December is a good month to focus on business relationships. There are many opportunities to attend parties and socialize. During this time of year, there are more chances to meet potential clients and find out their legal needs. And if you are a good listener and ask good questions, you will land your next client, right? Wrong!
Good business development does require good listening skills. Click here for a recent post on the subject. But don’t go to the local Chamber of Commerce holiday party so that you can “listen” to the people you meet and then try to sell them your legal services. Business development requires that you listen for listening sake. A prerequisite to asking for business is to demonstrate that you are a trustworthy individual who is truly interested in the other person.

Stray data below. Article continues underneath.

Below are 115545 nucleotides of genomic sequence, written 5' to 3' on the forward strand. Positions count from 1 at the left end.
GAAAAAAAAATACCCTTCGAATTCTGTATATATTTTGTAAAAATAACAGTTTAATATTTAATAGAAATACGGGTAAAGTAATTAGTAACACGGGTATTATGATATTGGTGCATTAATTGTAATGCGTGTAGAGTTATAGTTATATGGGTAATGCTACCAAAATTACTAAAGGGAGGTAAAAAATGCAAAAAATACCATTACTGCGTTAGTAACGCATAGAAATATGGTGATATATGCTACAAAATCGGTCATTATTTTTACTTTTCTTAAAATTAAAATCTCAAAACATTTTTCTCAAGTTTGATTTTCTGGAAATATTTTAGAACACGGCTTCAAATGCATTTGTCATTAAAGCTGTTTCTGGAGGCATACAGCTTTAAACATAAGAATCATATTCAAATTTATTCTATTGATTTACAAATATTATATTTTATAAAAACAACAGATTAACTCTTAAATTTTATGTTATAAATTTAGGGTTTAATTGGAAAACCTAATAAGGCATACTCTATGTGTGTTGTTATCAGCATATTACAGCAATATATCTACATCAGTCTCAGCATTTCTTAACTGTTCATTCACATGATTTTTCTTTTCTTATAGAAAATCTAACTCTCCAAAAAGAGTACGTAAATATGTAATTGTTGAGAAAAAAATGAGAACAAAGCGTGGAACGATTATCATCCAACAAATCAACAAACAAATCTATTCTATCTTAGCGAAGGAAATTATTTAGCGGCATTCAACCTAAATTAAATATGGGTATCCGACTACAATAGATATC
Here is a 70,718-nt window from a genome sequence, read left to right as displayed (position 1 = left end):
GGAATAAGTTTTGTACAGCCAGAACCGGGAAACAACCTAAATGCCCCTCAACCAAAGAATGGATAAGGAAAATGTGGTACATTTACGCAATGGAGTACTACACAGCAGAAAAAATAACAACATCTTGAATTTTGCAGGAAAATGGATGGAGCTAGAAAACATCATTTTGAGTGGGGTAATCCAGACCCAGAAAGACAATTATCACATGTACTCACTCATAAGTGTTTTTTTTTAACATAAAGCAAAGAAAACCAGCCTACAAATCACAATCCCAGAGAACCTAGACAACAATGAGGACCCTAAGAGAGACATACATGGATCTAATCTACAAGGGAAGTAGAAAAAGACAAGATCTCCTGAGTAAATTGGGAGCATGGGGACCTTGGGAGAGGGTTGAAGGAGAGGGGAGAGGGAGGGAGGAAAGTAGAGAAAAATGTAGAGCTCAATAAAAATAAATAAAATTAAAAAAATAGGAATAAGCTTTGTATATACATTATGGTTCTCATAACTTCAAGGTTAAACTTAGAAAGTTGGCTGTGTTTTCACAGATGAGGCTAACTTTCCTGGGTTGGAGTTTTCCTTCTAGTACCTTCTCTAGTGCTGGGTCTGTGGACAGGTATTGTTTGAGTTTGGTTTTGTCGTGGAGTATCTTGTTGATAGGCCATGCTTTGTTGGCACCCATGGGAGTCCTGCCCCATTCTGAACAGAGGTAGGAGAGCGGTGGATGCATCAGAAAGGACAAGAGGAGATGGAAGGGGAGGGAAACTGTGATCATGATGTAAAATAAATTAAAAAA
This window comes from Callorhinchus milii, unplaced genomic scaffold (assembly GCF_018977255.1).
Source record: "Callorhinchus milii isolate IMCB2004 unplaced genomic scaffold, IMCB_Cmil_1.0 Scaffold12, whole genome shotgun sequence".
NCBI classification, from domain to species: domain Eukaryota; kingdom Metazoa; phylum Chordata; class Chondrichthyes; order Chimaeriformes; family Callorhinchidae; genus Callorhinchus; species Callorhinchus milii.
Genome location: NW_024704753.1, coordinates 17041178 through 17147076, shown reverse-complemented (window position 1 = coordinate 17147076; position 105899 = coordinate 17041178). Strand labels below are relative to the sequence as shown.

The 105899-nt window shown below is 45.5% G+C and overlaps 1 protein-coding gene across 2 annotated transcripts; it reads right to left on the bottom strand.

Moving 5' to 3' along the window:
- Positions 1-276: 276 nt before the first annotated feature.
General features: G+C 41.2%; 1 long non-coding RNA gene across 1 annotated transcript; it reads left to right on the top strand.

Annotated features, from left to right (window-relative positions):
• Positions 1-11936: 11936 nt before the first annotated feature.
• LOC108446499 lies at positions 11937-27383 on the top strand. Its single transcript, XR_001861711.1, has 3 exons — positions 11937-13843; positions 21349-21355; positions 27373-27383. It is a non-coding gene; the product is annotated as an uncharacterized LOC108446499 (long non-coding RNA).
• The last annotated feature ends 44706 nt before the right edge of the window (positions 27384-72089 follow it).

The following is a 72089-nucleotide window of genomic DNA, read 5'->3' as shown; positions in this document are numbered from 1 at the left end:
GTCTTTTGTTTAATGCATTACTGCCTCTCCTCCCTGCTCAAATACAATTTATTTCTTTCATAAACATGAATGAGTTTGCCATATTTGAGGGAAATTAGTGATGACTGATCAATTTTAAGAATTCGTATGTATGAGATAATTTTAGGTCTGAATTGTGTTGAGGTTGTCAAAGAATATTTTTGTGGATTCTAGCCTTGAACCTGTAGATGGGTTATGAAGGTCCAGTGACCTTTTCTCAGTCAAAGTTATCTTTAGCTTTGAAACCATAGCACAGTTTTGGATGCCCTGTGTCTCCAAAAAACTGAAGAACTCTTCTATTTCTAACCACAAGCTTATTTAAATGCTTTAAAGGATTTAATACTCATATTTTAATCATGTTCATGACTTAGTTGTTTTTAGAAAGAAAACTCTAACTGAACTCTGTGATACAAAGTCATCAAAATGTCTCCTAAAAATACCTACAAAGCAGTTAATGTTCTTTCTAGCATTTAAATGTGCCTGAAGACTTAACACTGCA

A contributing editor of Rain Today puts it nicely here:
Really successful salespeople are always establishing and deepening relationships with people. Doing so earns them the right to engage in a different form of conversation, around a buyer’s needs and around selling.
If you think the “purpose” of building a relationship is to lead you along a process of selling the client, then you are likely to ask questions in order to get answers. Your idea of “listening” will be in service to driving the process model forward.
And your prospect will get the same idea: “He’s listening to me in order to find an opening to best present whatever he’s selling. I’ll go along as long as it suits me, but I’m on my guard.”